The end of October marked the end of one Civic Fellows’ project and the start of a few more.
After putting together two chamber concerts at the beginning of the month, it was time to rejoin the rest of the orchestra for our second concert of the season. Our supple-wristed leader for the week, CSO Principal Trombone and Civic Alumna Jay Friedman, conducted a program of two very different symphonies; Mozart 35 and Bruckner 7.
The educational benefit of a concert cycle with Civic shone throughout the process, which began with sectionals on Tuesday, October 24, with our CSO coaches. Later that week, CSO musicians sat in with us, giving feedback and advice on playing as a section, as an orchestra, sharing thoughts on the music and composers. A lesson in orchestral playing is undoubtedly most effective while you’re actually playing in an orchestra, so these opportunities are invaluable, and really a highlight of our rehearsals this season.
Another great learning opportunity was given to us when a CSO rehearsal was opened for Civic members to attend (an opportunity afforded to Civic musicians eight times each season). We watched these great musicians of our city in an unusual setting; the time spent preparing the concert. Just a few days later we found ourselves on that same stage, the audience was full and we produced a sound bursting with excitement to complete our first main stage performance of the season.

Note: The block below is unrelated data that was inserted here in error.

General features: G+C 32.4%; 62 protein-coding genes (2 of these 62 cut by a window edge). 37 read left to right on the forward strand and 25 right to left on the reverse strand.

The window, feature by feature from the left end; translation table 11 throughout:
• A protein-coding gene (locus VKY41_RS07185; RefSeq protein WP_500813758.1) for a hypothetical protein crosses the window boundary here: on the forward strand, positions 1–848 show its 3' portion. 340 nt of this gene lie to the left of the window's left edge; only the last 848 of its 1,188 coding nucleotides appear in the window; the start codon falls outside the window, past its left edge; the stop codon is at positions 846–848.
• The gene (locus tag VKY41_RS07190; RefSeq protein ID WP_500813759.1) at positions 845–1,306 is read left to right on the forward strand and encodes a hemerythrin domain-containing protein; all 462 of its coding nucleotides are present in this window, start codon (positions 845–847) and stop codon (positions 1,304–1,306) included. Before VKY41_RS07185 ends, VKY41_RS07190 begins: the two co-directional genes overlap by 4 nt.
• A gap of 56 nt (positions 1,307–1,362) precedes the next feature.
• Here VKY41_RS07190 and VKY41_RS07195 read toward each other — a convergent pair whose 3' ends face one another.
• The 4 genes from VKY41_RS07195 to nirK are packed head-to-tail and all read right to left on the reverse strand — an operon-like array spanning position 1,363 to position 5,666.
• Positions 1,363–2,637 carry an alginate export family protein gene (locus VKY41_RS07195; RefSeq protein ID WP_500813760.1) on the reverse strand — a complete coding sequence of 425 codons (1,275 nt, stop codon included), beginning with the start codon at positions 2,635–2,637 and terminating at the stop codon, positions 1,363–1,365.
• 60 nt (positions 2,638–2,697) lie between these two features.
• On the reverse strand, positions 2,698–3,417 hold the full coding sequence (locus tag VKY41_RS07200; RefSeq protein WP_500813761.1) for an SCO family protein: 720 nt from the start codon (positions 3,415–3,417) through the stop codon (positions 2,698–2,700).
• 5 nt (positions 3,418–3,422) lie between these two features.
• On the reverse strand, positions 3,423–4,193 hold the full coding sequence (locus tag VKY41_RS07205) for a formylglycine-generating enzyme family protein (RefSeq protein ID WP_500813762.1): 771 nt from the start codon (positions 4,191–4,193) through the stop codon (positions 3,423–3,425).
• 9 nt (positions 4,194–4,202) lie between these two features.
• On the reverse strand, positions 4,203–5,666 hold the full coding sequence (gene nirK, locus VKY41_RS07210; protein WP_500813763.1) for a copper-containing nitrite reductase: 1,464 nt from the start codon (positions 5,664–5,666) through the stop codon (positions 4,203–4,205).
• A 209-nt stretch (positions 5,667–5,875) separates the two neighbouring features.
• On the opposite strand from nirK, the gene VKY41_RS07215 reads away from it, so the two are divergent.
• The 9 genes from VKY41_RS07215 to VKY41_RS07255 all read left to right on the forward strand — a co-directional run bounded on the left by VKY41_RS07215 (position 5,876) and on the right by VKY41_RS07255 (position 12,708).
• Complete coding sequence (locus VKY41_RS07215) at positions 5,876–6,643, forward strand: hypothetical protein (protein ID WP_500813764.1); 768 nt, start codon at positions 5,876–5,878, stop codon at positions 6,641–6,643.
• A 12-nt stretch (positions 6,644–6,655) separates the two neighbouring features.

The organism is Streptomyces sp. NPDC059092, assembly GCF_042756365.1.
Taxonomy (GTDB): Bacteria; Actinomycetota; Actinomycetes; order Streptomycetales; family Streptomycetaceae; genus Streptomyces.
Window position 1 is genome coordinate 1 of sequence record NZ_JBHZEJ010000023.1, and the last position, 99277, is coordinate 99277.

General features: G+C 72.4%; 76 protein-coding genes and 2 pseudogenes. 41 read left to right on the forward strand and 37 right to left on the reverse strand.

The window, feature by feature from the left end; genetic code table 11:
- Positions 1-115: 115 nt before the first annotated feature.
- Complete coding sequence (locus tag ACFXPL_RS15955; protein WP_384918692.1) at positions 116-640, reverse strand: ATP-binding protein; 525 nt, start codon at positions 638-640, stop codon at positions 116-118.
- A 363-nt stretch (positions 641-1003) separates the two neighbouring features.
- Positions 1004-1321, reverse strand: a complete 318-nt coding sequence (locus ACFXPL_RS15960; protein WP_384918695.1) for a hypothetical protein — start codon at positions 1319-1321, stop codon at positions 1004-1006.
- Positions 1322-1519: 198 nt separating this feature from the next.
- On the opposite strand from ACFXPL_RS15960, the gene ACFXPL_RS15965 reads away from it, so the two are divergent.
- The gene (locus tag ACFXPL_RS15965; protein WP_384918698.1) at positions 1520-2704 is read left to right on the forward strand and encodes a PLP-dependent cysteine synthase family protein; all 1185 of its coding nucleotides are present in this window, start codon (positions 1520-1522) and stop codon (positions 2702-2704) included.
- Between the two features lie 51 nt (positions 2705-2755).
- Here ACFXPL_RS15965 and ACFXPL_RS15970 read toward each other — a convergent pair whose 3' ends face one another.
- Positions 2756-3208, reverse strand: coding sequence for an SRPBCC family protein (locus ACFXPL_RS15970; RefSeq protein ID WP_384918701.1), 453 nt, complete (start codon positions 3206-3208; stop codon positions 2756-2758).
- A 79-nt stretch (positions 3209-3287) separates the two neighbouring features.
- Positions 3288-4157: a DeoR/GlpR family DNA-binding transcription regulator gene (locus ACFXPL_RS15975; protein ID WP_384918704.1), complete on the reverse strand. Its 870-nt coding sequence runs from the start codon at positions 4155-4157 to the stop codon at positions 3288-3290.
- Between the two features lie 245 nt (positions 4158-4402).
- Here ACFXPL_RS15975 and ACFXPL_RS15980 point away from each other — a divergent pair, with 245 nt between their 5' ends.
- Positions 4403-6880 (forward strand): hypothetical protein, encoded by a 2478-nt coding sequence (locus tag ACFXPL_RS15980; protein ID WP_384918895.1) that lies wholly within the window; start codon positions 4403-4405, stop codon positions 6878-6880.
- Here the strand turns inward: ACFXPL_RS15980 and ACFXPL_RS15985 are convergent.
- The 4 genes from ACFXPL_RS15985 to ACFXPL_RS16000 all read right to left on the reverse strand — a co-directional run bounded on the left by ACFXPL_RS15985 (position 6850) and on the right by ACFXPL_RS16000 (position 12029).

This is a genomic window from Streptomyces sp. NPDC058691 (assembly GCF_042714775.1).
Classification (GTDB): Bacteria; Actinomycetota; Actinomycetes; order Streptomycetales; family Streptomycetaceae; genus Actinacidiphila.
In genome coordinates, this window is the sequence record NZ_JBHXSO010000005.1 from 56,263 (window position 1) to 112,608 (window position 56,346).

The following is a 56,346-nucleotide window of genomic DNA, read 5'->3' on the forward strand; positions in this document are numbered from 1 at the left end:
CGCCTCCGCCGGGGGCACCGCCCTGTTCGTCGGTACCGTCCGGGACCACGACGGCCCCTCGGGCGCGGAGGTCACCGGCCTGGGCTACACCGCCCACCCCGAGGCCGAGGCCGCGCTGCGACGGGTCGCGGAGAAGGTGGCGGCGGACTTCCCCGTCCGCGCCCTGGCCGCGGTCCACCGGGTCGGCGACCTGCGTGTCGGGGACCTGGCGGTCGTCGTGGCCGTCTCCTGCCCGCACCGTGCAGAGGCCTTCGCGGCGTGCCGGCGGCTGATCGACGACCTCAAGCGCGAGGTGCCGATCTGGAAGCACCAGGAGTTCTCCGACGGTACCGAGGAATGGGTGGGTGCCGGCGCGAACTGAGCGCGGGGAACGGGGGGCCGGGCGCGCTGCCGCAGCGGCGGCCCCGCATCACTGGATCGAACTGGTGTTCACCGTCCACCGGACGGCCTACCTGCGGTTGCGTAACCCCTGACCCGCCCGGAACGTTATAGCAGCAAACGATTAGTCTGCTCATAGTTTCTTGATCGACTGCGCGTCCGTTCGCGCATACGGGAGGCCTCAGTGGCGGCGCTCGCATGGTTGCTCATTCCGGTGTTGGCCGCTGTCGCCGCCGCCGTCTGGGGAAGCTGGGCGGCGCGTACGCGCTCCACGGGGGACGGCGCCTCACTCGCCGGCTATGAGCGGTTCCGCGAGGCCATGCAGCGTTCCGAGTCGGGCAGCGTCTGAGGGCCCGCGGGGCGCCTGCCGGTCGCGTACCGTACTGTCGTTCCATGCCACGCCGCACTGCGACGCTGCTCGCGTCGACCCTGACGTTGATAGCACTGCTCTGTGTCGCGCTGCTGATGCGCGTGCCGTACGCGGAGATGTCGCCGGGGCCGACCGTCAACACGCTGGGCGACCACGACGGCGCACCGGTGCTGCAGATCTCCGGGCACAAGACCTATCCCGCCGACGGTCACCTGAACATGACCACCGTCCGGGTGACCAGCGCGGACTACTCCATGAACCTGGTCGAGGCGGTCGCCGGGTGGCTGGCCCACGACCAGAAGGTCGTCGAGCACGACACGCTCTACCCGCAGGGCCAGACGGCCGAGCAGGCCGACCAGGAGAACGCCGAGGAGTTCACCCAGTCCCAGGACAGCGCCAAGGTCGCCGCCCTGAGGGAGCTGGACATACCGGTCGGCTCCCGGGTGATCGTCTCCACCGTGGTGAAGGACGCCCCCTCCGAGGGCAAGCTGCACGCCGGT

After the concert, we young-hearted musicians, a stronger group than the week before, now loosened our bow ties and crossed the street to Exchequer Pub where free pizza and beer awaited, provided by the beautiful, the generous Laura Woll and David Valkema. Free pizza and beer, truly a pillar of any orchestra’s cohesion and, ultimately, its continued success.
After a much enjoyed day off, the fellows reconvened at Symphony Center before we embarked on our first of four visits to a retirement community, the Scottish Home. The purpose of our residency at Scottish Home is not just to play, but to meet and speak to its residents, to learn about their lives and who they are, and then present a musical collaboration where we tell their stories together, which we performed on November 16th.
A very different experience than our orchestra concerts, instead of an audience listening to our playing, we were listening to our audience, whom we most likely would never have interacted with otherwise. Learning about them and the storied lives they’ve lived, I’m reminded of what a wise man once said to a group of musicians, “How do you expect people to listen to you if you don’t have anything to say?” By letting us in on their wealth of experiences the residents of Scottish Home gave us more to share ourselves.
By Joe Bauer, Civic Fellow and Bass
TOP: CSO Principal Trombone Jay Friedman leads the Civic Orchestra during a 2016 rehearsal. © Todd Rosenberg Photography